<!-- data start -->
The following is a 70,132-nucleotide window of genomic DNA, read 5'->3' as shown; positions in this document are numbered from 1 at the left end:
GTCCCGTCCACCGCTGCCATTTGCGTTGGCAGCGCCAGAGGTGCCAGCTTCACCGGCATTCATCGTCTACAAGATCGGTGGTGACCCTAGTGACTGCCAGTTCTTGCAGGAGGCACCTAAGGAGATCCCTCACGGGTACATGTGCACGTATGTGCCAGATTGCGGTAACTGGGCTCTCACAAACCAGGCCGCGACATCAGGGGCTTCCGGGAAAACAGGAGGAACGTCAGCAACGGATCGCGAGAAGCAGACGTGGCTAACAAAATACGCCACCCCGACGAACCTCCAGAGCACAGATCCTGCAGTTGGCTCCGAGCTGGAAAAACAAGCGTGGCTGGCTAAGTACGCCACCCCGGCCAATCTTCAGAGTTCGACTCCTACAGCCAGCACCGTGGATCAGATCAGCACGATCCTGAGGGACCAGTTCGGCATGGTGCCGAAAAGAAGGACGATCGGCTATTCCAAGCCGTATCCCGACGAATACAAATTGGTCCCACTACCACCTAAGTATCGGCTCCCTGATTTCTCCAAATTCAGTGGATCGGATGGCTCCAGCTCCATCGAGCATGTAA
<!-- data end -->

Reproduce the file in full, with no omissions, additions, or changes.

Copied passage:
The following is a 70,132-nucleotide window of genomic DNA, read 5'->3' as shown; positions in this document are numbered from 1 at the left end:
GTCCCGTCCACCGCTGCCATTTGCGTTGGCAGCGCCAGAGGTGCCAGCTTCACCGGCATTCATCGTCTACAAGATCGGTGGTGACCCTAGTGACTGCCAGTTCTTGCAGGAGGCACCTAAGGAGATCCCTCACGGGTACATGTGCACGTATGTGCCAGATTGCGGTAACTGGGCTCTCACAAACCAGGCCGCGACATCAGGGGCTTCCGGGAAAACAGGAGGAACGTCAGCAACGGATCGCGAGAAGCAGACGTGGCTAACAAAATACGCCACCCCGACGAACCTCCAGAGCACAGATCCTGCAGTTGGCTCCGAGCTGGAAAAACAAGCGTGGCTGGCTAAGTACGCCACCCCGGCCAATCTTCAGAGTTCGACTCCTACAGCCAGCACCGTGGATCAGATCAGCACGATCCTGAGGGACCAGTTCGGCATGGTGCCGAAAAGAAGGACGATCGGCTATTCCAAGCCGTATCCCGACGAATACAAATTGGTCCCACTACCACCTAAGTATCGGCTCCCTGATTTCTCCAAATTCAGTGGATCGGATGGCTCCAGCTCCATCGAGCATGTAA